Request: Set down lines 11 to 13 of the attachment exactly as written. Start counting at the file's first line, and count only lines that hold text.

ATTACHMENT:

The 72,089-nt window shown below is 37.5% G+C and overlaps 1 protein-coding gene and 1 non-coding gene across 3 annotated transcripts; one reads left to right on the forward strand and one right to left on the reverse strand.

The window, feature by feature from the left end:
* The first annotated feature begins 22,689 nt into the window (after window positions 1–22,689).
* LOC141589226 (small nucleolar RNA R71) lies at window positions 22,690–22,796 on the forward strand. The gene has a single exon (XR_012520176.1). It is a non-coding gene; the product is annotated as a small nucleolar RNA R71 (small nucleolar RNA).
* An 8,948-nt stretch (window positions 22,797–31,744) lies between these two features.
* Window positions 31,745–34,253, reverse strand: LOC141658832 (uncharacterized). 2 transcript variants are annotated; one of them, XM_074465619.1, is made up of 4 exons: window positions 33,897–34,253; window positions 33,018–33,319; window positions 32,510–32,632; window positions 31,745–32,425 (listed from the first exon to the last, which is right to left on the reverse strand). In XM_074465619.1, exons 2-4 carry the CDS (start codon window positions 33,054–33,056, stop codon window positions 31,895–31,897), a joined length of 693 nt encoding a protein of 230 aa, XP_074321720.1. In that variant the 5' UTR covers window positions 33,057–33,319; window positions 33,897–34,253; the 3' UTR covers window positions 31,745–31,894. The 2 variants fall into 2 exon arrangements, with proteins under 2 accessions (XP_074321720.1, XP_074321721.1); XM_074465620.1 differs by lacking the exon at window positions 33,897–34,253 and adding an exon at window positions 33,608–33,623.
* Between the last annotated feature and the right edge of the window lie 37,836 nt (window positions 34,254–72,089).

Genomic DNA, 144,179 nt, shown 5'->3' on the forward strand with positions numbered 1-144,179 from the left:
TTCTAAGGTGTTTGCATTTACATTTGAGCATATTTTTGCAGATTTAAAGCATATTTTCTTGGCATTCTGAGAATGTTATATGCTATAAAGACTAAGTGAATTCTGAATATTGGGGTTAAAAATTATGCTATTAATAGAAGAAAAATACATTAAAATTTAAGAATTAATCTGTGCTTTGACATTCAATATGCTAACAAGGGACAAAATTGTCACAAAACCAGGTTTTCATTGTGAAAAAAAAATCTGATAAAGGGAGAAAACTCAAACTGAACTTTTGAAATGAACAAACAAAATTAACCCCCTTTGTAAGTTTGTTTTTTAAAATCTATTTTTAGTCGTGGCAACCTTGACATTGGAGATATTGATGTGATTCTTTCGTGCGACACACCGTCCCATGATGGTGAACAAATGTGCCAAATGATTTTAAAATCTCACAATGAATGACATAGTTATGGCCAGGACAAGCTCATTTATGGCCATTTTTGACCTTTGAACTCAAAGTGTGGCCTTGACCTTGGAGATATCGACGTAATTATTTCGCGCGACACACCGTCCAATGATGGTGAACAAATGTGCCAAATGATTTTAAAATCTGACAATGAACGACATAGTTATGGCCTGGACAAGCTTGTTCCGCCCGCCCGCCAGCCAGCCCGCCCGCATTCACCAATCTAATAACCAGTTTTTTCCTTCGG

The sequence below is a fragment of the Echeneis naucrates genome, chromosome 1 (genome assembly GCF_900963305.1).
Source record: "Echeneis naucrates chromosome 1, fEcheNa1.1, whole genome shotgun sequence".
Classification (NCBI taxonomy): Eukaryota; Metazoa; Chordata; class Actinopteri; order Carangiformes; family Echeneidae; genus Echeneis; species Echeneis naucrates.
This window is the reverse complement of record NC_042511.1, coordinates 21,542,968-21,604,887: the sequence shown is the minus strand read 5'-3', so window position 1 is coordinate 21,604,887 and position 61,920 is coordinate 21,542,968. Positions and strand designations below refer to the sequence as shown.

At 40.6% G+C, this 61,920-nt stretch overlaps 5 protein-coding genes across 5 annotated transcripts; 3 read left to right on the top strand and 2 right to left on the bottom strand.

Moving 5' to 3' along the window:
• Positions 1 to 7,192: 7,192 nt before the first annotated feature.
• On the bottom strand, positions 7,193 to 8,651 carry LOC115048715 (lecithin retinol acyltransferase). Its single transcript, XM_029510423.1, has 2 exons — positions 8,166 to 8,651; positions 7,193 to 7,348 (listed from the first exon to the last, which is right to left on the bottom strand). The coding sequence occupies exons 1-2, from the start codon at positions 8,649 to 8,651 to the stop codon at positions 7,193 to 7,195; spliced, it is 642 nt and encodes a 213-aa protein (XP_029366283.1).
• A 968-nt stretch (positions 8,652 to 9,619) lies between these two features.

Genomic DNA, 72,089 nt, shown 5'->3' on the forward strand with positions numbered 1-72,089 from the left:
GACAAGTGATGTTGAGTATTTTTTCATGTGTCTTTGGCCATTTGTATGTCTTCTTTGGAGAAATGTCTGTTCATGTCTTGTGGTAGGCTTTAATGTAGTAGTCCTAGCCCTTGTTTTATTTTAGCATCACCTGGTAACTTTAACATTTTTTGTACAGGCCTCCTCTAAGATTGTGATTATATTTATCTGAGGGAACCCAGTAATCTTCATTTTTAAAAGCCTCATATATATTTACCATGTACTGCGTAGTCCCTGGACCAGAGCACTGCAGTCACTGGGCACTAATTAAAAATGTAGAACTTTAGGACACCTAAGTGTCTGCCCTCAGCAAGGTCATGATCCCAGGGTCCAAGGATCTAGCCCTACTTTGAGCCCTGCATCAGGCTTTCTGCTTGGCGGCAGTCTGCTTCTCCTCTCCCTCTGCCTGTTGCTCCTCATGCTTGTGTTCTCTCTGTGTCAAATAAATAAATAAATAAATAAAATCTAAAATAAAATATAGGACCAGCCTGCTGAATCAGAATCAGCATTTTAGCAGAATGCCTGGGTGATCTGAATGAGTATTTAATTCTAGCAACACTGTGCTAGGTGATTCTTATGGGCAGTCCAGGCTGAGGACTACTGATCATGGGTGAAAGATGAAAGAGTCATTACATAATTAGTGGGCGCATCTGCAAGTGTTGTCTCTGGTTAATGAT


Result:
Source record: "Echeneis naucrates chromosome 1, fEcheNa1.1, whole genome shotgun sequence".
Classification (NCBI taxonomy): Eukaryota; Metazoa; Chordata; class Actinopteri; order Carangiformes; family Echeneidae; genus Echeneis; species Echeneis naucrates.
This window is the reverse complement of record NC_042511.1, coordinates 21,542,968-21,604,887: the sequence shown is the minus strand read 5'-3', so window position 1 is coordinate 21,604,887 and position 61,920 is coordinate 21,542,968. Positions and strand designations below refer to the sequence as shown.